-
x

Meet New Friends!

Recommended friends are based on your interests. Make sure they are up to date.

Friends ff8c072dd79a91c1300f032d674241a8d64367100ffb1f25fa3f9bec4a05319f
Kidzworld Logo

How to Show Off Your Patriotic Style

Jul 02, 2014

The Fourth of July is the perfect time to show off how proud you are to be an American. So toss your black hoodie aside and take a look at these Independence Day fashion alternatives. It's all about the red, white and blue, baby!

Proud to Be American

Every year, clothing stores across the country try to cash in on the abundance of American pride. The only problem is, there are a ton of ugly t-shirts out there that you wouldn't want to be seen wearing. That's where Old Navy and American Eagle can help you out. They both have their own US lines with great shirts, shorts, hats and more. They're cheap and look great with shorts or a denim skirt. Hit up their sites at www.oldnavy.com and www.ae.com.

American Flag Themed HatAmerican Flag Themed Hat

Star-Spangled Sandals

If you're heading to the beach this Independence Day, why not slip into some star-spangled sandals? Score yourself a pair of American flag flip flops at your local Old Navy or a similar retailer, but if they're not your thing, you can just as easily put patriotic pride in your stride with red, white or blue sneakers.

Star-Spangled SandalsStar-Spangled Sandals

American Accessories

For those of you who aren't too crazy about getting all decked out in American garb for the holiday, throw on a flag-inspired accessory to add a touch of flair to your outfit. Whether it's a hat, belt, necklace, or sunglasses, you'll be sure to catch someone's eye!

American AccessoriesAmerican Accessories
Related Stories

 

33 Comments

Related Stories

Micro july4 micro
If you don’t believe American celebs love their country as much as you do, it’s about time you ch...
Micro patriot micro
Patriot Day is a day to honor all those who lost their lives in the 2001 attacks on the World Tra...
Micro july micro
There are tons of holidays to celebrate in July, including Canada Day, the Fourth of July in the ...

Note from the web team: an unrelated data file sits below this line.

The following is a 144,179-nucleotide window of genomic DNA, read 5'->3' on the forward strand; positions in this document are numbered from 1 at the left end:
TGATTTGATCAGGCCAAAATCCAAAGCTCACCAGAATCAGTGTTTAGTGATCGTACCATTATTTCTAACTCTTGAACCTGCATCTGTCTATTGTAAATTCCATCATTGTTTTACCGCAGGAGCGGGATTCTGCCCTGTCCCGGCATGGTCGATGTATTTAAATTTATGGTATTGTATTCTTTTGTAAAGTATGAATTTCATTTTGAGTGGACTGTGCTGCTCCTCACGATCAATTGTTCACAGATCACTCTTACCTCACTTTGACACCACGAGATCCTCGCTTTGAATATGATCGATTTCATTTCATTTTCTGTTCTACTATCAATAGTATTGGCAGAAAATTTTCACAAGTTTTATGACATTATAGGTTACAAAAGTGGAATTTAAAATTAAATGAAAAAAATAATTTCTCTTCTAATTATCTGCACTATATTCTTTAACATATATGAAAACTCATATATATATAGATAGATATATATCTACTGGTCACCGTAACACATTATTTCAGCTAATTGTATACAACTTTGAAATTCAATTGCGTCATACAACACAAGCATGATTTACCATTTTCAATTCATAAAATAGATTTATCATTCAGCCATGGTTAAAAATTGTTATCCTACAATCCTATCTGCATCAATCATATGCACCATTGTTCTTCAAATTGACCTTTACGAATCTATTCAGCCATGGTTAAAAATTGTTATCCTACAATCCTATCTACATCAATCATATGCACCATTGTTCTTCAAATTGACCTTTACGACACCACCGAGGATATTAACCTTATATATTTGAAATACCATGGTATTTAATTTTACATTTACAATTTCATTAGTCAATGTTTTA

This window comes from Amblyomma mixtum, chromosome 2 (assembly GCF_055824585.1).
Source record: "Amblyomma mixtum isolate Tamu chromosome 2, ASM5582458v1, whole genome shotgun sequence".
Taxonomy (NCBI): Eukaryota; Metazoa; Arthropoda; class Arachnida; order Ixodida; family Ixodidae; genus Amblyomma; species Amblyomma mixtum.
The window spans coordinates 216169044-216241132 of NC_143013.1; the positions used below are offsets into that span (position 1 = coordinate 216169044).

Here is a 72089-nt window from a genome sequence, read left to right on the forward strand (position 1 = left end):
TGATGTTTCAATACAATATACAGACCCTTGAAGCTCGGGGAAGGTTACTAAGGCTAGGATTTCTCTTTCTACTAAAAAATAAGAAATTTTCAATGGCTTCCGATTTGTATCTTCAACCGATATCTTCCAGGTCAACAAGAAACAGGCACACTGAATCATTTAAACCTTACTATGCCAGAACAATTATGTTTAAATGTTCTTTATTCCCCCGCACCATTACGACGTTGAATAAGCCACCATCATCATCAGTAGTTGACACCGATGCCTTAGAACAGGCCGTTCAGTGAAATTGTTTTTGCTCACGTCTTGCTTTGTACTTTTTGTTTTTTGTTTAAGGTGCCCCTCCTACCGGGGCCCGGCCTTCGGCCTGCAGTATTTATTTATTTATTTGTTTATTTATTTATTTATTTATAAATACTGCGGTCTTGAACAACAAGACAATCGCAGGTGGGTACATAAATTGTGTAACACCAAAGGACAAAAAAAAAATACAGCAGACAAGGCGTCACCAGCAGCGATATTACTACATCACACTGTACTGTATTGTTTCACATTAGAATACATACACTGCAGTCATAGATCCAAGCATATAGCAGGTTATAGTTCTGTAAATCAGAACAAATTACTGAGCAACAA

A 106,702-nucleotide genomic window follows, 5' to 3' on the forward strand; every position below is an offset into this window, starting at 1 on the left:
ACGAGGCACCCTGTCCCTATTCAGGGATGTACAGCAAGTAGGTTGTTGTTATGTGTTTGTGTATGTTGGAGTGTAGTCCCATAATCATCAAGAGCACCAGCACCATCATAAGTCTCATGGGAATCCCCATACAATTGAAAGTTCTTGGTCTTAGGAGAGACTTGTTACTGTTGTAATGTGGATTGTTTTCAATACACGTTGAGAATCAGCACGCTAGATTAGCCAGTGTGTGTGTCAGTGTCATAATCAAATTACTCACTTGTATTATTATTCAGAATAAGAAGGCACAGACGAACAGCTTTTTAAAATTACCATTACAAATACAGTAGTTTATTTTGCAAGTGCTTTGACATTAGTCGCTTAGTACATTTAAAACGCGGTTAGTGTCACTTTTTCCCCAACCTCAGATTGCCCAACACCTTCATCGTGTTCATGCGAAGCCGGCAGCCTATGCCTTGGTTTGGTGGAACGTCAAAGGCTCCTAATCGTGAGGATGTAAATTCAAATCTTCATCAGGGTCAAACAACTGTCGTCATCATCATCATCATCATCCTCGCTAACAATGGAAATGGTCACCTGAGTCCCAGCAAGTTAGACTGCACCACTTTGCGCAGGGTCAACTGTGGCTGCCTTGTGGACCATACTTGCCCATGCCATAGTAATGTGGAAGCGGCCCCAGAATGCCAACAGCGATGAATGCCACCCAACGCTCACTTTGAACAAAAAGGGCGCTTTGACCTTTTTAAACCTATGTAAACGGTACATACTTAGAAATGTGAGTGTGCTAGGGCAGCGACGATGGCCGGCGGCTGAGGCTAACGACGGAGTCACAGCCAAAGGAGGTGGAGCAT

Micro us independence day micro
On July 4 Americans celebrate Independence Day. This holiday dates all the way back to 1776, and ...
Poll

How Many Stars Are on the American Flag?

  • 13.
  • 25.
  • 30.
  • 50.

Dear Dish-It In The Forums

KawaiiSkittlez
KawaiiSkittlez posted in Style:
I love Bardot Junior and Pavement  [s:sm3/1jw2] [s:sm3/1jw2] [s:sm3/1jw2] Def's recommended if you're on a shopping spree.
reply about 7 hours
GirLovesPiggy
GirLovesPiggy posted in Style:
This thread has been moved. Click here to see the new thread.
reply 3 days
drowning
drowning posted in Family Issues:
@rainbowpoptart  When I originally talked to my father, I was given the opportunity of good timing to bring it up. Luckily, there was no anger like I was partially expecting and I remained calm, which I definitely wasn't expecting. My fathers main concern was just worry and having seen other teens run away from something later getting themselves in trouble. He even brought up how he had run off at 18 and joined the Air Force, which I already knew. But, with this round, there is no perfect time to bring it up and he's always busy or we're having to do something so it's just very frustrating to find at least alright timing to bring it up, if that makes sense.
reply 7 days
rainbowpoptart
My advice on this may not be the best because I haven't personally dealt with this yet, but... Parents, or guardians, get used to having their children around. You're [usually] with them for 18 years, which is a long time, so of course they - or in this case, your father - is going to feel like he's lost something very dear to him once you move out. To me it seems like he does truly understand that you're growing up. He just doesn't want it to happen. He knows that you're leaving soon - he just doesn't want it to be soon. Parents/guardians who are close to the children usually feel that way. If you're really so concerned, talk to him about it again, in a similar way you have done already. Or perhaps just a "Wow, my birthday is just around the corner". Once you do move out, visit him as frequently as you're able to and feel like. I'm sure he'll appreciate it, and it'll help you maintain a close relationship with him.
reply 8 days
drowning
drowning posted in Family Issues:
Usually I wouldn't come here for advice, but I am really needing it. To sum it up, my birthday is in 21 days. Not only will I be leaving KW, but home as well. My mother has made it to where I have had plans to leave since I was around 11 or 12; so about 7 to 8 years. I won't get into everything, but we'll just say that my mother and I do not have a good relationship at all. My father on the other hand, I am very attached too and always scared of upsetting him. Things are not always very good between us at times, but we rarely fight. When we do, it is always bad nor ends well. So, having plans to move out are very scary to me and causes me plenty of anxiety that fights are going to break out when I have my help to get my belongings out.   For the record, I have talked to my father about leaving, why I want too, etc. But, more in the sense of that I want too, not that I am. Which, in a way, my parents understand I'm moving out as well as already pretty much know where I'm going without my mention. But, I don't think they, my father especially, understands how soon that is despite my saying of I want too when I'm 18 or when I say, "Soon." It doesn't help that my father told another that his "little girl is growing up" on him and that he is scared of the day I go because he will be alone. Which makes me feel guilty despite the fact I won't even be that far away. How should I talk to him once more and go about this or even when? I really want him to understand that I have thought everything through and that I will be in safe hands.
reply 8 days